While not a steroid, clenbuterol possesses significant anabolic activity. When given in high doses to steers for 98 days, it increased muscle mass, decreased fat deposition, and improved the USDA yield grade of the meat. By using clenbuterol, farmers can get up to 20 percent more meat and 20 percent less fat from the same amount of feed. In addition, studies have shown that chronic use of clenbuterol decreases the number of slow-twitch (Type I) muscle fibers and increases the number of fast-twitch (Type II) muscle fibers.

Although studies of these anabolic and lipolytic actions have not been carried out in human subjects, it is easy to see why such a drug would become popular in weightlifting, bodybuilding, and athletics. Obtaining clenbuterol through the Internet is not difficult; a recent Google search for “buy clenbuterol” returned 135,000 hits. Emergency physicians should be aware of the signs and symptoms of clenbuterol overdose, which are similar to those caused by excessive amounts of any beta-2 agonist. (See table.)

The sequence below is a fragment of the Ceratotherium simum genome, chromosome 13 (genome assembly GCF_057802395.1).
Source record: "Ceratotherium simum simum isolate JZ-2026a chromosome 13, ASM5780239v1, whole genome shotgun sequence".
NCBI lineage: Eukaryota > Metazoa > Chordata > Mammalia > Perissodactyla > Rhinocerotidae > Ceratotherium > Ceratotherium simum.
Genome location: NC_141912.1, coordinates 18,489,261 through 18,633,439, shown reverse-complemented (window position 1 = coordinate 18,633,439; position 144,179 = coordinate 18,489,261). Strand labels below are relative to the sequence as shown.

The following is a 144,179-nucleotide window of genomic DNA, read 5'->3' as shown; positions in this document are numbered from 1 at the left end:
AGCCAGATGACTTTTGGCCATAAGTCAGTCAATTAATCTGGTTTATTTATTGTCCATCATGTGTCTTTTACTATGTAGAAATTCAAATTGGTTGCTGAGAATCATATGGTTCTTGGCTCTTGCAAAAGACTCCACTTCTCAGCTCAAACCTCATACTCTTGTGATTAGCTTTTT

In a particularly dramatic case reported by Daubert et al (J Med Toxicol 2007;3[2]:56), a 31-year-old man ingested 110 mcg of Ventipulmin syrup, the veterinary preparation of clenbuterol intended to treat airway disease in horses. He presented to the emergency department complaining of palpitations and dyspnea. On exam, his pulse rate was 254 beats per minute. Laboratory testing showed hypokalemia (2.1 mmol/L) and hyperglycemia (209 mg/dl). His heart rate did not respond to adenosine doses of 6 mg and 12 mg, but decreased to 150 beats per minute after 10 mg diltiazem IV.

Following the recommendation of the local poison control center, he was treated with esmolol. Unfortunately, the paper does not make clear how effective that treatment was. On the third hospital day, the patient was electrically cardioverted from rapid atrial fibrillation. Interestingly, this patient was also taking tamoxifen, a drug used by some body builders to suppress the gynecomastia caused by estrogenic metabolites of anabolic steroids.

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Contaminated Meat